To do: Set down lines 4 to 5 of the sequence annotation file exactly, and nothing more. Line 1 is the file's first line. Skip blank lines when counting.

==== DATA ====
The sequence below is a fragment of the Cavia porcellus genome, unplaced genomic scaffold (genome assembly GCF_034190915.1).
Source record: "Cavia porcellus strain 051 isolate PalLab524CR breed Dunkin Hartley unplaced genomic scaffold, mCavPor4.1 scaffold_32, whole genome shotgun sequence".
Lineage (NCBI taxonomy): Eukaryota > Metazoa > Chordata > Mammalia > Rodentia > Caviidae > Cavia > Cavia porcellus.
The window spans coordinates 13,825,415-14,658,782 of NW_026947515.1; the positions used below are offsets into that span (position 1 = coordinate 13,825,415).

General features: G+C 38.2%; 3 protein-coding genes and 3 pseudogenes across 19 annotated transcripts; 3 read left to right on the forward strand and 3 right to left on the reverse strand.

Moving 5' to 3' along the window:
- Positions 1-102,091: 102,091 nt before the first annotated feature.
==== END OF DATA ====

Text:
The window spans coordinates 13,825,415-14,658,782 of NW_026947515.1; the positions used below are offsets into that span (position 1 = coordinate 13,825,415).

General features: G+C 38.2%; 3 protein-coding genes and 3 pseudogenes across 19 annotated transcripts; 3 read left to right on the forward strand and 3 right to left on the reverse strand.